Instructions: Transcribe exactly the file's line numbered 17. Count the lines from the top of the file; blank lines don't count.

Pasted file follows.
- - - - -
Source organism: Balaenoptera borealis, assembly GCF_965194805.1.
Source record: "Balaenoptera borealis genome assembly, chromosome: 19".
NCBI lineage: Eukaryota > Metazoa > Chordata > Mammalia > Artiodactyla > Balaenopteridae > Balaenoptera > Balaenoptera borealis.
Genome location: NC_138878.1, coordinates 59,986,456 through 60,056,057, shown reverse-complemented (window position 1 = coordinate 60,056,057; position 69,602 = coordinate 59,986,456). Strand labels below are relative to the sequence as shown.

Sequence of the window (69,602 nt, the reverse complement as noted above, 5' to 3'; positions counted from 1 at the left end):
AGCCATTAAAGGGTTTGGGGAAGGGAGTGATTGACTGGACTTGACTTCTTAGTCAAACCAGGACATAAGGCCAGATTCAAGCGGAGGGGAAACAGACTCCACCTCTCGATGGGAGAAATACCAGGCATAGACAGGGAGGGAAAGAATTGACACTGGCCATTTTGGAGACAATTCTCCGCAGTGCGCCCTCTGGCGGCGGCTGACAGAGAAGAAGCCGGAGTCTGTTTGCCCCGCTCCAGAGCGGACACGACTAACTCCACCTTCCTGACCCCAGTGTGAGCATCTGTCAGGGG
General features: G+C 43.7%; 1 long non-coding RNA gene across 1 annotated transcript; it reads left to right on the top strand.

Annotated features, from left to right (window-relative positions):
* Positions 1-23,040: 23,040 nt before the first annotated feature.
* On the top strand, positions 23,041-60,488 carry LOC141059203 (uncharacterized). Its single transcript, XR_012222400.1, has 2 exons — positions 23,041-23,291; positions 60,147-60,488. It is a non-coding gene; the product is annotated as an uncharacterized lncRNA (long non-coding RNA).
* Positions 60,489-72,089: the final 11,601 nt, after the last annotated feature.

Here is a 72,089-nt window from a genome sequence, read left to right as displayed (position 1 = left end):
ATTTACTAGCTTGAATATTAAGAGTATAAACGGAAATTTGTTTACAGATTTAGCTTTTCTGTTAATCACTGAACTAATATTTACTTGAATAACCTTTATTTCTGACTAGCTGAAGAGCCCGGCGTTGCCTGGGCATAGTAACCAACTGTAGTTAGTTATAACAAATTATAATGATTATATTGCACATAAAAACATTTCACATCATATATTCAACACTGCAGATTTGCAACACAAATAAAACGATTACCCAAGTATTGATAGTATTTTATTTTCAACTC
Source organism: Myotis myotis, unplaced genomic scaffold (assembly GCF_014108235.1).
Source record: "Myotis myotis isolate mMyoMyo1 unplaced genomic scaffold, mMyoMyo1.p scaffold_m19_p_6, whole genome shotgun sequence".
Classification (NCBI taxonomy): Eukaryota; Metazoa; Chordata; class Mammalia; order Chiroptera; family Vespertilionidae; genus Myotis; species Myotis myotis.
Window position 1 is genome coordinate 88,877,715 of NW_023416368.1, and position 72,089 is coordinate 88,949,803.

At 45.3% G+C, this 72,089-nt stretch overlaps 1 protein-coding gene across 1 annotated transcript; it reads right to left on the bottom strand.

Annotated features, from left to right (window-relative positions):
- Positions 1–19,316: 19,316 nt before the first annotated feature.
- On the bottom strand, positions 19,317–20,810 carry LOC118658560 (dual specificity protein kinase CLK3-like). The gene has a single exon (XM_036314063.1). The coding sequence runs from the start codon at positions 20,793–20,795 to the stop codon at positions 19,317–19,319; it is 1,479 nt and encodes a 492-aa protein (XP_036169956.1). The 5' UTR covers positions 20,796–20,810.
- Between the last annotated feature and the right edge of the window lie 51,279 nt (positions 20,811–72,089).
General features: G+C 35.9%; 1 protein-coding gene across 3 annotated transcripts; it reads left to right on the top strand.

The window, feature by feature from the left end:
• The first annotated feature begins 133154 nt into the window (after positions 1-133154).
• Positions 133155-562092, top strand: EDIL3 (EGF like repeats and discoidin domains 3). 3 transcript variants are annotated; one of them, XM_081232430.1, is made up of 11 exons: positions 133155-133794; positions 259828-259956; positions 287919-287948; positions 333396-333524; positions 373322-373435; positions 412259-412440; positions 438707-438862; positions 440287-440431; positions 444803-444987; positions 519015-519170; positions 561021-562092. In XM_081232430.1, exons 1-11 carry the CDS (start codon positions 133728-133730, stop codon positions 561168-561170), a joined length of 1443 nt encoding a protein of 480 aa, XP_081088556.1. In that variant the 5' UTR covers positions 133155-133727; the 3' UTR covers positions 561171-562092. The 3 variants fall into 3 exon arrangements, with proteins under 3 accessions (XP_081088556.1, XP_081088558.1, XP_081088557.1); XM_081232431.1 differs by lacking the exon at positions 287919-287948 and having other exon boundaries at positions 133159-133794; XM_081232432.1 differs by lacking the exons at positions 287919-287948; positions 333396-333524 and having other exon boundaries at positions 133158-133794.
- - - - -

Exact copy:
Window position 1 is genome coordinate 88,877,715 of NW_023416368.1, and position 72,089 is coordinate 88,949,803.